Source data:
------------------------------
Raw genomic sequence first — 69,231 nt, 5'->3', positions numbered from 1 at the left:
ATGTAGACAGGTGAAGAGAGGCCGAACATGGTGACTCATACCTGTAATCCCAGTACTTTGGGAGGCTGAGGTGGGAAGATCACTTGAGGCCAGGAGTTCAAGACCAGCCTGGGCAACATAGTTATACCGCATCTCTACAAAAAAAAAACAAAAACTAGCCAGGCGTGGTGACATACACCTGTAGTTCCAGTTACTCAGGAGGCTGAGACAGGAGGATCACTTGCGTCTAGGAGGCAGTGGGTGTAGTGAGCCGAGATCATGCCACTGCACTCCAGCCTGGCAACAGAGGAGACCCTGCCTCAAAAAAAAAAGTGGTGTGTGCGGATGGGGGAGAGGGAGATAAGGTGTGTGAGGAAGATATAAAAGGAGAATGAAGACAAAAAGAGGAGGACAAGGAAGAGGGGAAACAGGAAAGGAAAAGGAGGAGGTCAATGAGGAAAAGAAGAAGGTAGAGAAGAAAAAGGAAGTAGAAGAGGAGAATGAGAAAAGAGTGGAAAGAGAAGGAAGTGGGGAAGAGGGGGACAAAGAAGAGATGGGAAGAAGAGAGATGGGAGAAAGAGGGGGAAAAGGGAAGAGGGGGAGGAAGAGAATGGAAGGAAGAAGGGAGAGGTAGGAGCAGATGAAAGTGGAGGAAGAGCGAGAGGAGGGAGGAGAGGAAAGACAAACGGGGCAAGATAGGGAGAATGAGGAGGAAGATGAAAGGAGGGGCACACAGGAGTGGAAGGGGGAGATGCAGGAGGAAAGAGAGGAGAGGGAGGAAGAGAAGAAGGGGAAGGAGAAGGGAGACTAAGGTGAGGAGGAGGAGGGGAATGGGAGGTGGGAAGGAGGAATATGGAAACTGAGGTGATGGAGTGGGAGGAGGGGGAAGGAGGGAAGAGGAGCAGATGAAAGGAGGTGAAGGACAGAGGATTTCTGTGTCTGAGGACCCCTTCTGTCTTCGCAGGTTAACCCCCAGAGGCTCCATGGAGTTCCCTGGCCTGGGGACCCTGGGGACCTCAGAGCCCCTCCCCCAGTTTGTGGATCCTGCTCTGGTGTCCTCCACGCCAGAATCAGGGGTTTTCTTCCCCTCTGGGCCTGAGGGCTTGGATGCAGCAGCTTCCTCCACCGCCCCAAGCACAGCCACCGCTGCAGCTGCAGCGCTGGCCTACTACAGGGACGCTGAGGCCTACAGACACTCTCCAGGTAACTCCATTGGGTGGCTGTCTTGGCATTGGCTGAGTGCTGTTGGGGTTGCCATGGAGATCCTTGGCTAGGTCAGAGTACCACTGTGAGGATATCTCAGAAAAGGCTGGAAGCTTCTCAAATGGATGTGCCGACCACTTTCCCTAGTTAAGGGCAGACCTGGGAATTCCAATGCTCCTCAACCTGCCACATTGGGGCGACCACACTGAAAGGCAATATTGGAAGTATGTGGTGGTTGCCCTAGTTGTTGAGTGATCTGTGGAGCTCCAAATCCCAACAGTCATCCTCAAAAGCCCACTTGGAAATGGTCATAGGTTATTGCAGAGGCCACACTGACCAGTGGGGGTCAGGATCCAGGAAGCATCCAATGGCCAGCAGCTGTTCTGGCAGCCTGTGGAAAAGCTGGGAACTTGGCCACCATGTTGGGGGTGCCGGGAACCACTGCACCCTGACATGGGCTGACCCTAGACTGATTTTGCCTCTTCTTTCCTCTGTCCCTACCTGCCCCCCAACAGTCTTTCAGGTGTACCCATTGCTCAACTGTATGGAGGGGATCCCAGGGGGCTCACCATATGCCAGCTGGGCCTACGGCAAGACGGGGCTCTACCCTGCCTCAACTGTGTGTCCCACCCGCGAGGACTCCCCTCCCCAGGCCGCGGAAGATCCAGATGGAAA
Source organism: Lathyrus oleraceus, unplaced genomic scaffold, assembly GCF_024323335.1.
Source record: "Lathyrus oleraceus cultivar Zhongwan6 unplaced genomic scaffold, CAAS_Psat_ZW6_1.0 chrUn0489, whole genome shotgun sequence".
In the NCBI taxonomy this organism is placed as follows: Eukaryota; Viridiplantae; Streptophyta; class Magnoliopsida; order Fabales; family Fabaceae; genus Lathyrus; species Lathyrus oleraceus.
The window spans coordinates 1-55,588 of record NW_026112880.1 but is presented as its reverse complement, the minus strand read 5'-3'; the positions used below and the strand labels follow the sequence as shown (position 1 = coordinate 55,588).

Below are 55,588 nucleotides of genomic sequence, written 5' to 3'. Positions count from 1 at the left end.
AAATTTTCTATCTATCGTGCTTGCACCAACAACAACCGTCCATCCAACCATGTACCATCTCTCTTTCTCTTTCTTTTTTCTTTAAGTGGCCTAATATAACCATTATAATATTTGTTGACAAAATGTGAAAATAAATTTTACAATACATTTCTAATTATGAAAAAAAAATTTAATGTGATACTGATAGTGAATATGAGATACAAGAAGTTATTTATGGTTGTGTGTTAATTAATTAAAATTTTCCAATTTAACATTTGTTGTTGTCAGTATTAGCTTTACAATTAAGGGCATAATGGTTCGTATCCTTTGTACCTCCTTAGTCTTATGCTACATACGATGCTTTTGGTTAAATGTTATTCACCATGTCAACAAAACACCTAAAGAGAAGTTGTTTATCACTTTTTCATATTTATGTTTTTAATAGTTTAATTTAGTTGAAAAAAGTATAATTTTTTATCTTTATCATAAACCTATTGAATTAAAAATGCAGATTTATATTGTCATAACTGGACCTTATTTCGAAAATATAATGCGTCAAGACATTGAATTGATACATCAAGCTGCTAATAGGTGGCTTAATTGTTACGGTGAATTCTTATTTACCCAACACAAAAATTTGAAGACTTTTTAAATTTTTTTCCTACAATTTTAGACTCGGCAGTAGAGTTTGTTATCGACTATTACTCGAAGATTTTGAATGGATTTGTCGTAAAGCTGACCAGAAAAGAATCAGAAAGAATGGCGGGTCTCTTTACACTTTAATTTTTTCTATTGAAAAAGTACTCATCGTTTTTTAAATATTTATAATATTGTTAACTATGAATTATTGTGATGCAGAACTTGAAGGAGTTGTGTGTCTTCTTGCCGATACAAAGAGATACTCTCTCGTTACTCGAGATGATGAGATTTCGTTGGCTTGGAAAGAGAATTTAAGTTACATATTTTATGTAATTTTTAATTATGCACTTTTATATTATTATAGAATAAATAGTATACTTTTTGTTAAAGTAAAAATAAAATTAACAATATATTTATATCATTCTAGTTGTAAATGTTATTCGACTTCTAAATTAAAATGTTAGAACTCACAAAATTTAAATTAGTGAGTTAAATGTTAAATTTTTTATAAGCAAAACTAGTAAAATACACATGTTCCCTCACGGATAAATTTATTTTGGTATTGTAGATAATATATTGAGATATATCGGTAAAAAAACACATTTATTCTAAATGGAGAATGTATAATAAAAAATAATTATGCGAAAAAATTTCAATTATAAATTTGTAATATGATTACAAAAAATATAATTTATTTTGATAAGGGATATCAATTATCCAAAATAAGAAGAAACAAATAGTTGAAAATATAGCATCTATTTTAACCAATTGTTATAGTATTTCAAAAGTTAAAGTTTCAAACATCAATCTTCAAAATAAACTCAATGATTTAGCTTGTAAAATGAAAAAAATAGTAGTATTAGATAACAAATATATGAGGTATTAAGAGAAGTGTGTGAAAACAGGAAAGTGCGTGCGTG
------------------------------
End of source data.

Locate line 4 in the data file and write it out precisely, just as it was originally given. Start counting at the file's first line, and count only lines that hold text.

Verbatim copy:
Source record: "Lathyrus oleraceus cultivar Zhongwan6 unplaced genomic scaffold, CAAS_Psat_ZW6_1.0 chrUn0489, whole genome shotgun sequence".